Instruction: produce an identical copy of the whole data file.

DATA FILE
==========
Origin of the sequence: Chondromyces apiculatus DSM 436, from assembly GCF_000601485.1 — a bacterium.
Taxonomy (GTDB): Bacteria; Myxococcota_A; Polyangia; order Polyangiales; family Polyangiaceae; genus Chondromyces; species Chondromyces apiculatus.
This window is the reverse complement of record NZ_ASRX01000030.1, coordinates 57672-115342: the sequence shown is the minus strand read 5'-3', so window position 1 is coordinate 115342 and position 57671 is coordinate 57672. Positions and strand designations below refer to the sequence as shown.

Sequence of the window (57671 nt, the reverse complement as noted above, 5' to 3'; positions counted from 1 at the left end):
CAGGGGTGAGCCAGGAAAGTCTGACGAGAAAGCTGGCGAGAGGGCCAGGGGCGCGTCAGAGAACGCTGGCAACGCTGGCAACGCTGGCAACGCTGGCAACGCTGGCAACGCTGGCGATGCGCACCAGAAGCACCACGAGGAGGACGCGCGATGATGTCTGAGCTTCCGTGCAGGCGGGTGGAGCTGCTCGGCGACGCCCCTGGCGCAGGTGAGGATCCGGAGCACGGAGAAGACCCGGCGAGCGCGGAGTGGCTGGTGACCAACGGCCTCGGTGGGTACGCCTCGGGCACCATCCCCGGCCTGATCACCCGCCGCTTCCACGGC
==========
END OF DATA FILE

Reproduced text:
Origin of the sequence: Chondromyces apiculatus DSM 436, from assembly GCF_000601485.1 — a bacterium.
Taxonomy (GTDB): Bacteria; Myxococcota_A; Polyangia; order Polyangiales; family Polyangiaceae; genus Chondromyces; species Chondromyces apiculatus.
This window is the reverse complement of record NZ_ASRX01000030.1, coordinates 57672-115342: the sequence shown is the minus strand read 5'-3', so window position 1 is coordinate 115342 and position 57671 is coordinate 57672. Positions and strand designations below refer to the sequence as shown.

Sequence of the window (57671 nt, the reverse complement as noted above, 5' to 3'; positions counted from 1 at the left end):
CAGGGGTGAGCCAGGAAAGTCTGACGAGAAAGCTGGCGAGAGGGCCAGGGGCGCGTCAGAGAACGCTGGCAACGCTGGCAACGCTGGCAACGCTGGCAACGCTGGCAACGCTGGCGATGCGCACCAGAAGCACCACGAGGAGGACGCGCGATGATGTCTGAGCTTCCGTGCAGGCGGGTGGAGCTGCTCGGCGACGCCCCTGGCGCAGGTGAGGATCCGGAGCACGGAGAAGACCCGGCGAGCGCGGAGTGGCTGGTGACCAACGGCCTCGGTGGGTACGCCTCGGGCACCATCCCCGGCCTGATCACCCGCCGCTTCCACGGC